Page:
Although Niamh and Ruairdh have been friends since childhood and spouses for a decade, their solid bond seems to be cracking.  While on an important business trip to Paris, Niamh accuses Ruairdh of cheating on her with Irinia Vetrov, a married Russian fashion designer.  Furious, he stomps out of their hotel room.  She spies him climbing into Irina's car, which explodes only moments later, killing them both.  A shocked Niamh soon finds herself the prime suspect in her husband's murder.  The only way to clear her name is to find out what really happened.

Even in the Macfarlane's remote home in the Hebrides, Niamh becomes the target of someone bent on doing her harm.  Why did her husband die?  And who is trying to kill her now?  

I'm a big fan of Peter May's novels, especially those set in the moody, broody Hebrides.  He has a way of making the locale come alive for me in all its stark, striking glory.  A lot of I'll Keep You Safe (available March 6, 2018), May's newest thriller, takes place off-island, which is maybe why I didn't like it quite as much as some of his others.  It also felt more graphic.  Its format differs from May's previous novels, which made for an interesting contrast.  I did enjoy delving into the characters' back stories, although I realized that, like a true Hebridean, I'm leery of outlanders and prefer an all-local cast.  Still and all, I'll Keep You Safe is a tense page turner that definitely kept my attention.  While I saw the killer coming, there was at least one twist that caught me by surprise.  His newest isn't my favorite, but I still love May and will read anything he writes, especially if it's set in the always-fascinating Hebrides.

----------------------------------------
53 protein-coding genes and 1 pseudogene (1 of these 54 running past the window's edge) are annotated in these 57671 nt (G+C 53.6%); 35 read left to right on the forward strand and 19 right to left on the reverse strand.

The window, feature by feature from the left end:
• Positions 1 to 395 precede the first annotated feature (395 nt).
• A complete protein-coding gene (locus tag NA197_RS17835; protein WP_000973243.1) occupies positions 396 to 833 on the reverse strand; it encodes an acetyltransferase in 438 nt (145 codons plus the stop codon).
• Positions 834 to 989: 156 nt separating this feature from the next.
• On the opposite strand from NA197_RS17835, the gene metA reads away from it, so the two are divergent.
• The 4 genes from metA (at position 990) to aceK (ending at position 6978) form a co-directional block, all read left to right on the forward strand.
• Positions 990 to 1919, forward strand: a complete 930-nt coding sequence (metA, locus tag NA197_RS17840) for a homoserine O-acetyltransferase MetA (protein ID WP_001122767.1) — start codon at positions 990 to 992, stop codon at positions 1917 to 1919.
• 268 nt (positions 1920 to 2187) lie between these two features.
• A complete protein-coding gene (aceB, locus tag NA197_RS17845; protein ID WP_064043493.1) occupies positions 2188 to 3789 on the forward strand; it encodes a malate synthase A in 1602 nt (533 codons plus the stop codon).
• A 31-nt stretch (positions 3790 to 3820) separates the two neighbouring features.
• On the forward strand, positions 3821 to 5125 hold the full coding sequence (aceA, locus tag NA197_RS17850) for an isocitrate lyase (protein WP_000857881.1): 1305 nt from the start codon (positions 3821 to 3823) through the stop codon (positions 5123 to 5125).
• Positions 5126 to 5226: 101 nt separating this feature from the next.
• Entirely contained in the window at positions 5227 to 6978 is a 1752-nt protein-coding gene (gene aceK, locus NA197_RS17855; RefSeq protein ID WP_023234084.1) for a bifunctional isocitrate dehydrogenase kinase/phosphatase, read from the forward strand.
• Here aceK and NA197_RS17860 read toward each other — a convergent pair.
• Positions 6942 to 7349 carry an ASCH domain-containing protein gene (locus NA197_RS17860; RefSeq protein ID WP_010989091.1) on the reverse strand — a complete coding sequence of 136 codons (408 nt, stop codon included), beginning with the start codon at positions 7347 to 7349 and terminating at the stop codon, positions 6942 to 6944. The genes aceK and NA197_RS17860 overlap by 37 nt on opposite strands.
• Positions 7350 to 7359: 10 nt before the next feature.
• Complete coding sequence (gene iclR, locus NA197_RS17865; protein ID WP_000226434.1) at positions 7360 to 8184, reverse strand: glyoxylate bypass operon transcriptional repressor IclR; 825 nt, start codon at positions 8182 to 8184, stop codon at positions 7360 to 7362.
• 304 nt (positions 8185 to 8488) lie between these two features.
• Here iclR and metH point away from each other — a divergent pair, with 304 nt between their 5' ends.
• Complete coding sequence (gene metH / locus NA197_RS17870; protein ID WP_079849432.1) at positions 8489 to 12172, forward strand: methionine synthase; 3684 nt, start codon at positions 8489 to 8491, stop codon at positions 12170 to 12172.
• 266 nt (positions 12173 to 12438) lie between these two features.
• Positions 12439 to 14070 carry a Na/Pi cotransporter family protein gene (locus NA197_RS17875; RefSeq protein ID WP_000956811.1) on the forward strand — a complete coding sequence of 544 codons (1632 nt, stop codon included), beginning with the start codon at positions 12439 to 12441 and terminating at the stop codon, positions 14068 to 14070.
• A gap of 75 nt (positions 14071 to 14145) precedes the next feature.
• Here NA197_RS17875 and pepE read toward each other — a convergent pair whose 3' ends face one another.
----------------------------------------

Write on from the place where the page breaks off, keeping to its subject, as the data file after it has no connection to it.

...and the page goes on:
(Readalikes:  Other books by Peter May; also those by Ann Cleeves)

Grade:


If this were a movie, it would be rated:


for strong language, violence, sexual content, and depictions of illegal drug use

To the FTC, with love:  I received an ARC of I'll Keep You Safe from the generous folks at Quercus.  Thank you!
Blog Widget by LinkWithin


Reading

<i>Reading</i>
The Gold in These Hills by Joanne Bischof

Listening

<i>Listening</i>
Glass Houses by Louise Penny



Followin' with Bloglovin'

Follow

Followin' with Feedly

follow us in feedly



Grab my Button!


Blog Design by:


Blog Archive